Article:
do
        uport=${local#*:}
        sudo -u $uu rsync -avzz -e "ssh -p $uport -i /home/$uu/.ssh/id_ed25519"  /"$syncpath"/ $uu@localhost:/"$syncpath"
    done
done
  1. "You should consider a timeout for each ssh/rsync to the client so that if they disconnect while you're attempting a transfer you don't end up blocking everyone else".

This is a good suggestion. However, some valid rsync updates may run for a much longer time than average. Can you suggest a proper way to deal with the normal & necessary long rsync updates at times while also handling the rare situation of a client disconnecting during an update?

I have an idea for one approach that may solve the timeout as well as (most of) the race condition in a very, very simple way. First, the initial client side sync upon each user login should take care of long-running update operations. Therefore, server side sync operation times will not have such a long right tail. We can optimize the timeout parameters and sleep time and use an approach like the following:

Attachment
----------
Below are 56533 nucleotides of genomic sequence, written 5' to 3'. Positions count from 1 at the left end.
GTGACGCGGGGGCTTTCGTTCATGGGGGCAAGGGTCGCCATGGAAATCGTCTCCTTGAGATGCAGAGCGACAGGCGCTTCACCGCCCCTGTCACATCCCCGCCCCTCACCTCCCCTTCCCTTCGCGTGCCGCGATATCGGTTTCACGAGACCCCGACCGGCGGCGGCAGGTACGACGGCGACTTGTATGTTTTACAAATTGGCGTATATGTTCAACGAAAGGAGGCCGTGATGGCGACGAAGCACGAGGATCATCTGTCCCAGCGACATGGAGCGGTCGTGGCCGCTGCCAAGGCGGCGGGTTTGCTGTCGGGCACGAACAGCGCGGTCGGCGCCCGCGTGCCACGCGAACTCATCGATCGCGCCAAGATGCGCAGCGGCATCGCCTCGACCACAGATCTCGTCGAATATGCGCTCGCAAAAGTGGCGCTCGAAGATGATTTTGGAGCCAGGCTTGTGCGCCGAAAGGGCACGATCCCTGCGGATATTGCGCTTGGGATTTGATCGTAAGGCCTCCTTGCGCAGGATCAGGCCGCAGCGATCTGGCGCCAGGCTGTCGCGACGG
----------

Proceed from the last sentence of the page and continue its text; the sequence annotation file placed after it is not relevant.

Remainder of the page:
syncpath="path/to/sync/folder"
while true; do
    inotifywait -r -e modify,attrib,close_write,move,create,delete /"$syncpath"
    netstat -Wpetl | grep "LISTEN" | grep 'localhost.localdomain:' | grep 'sshd:' | while read proto rq sq local remote state uu inode prog
    do
        uport=${local#*:}
        timeout 300s sudo -u $uu rsync -avzz -e "ssh -p $uport -i /home/$uu/.ssh/id_ed25519"  /"$syncpath"/ $uu@localhost:/"$syncpath"
    done

    sleep 90

    netstat -Wpetl | grep "LISTEN" | grep 'localhost.localdomain:' | grep 'sshd:' | while read proto rq sq local remote state uu inode prog
    do
        uport=${local#*:}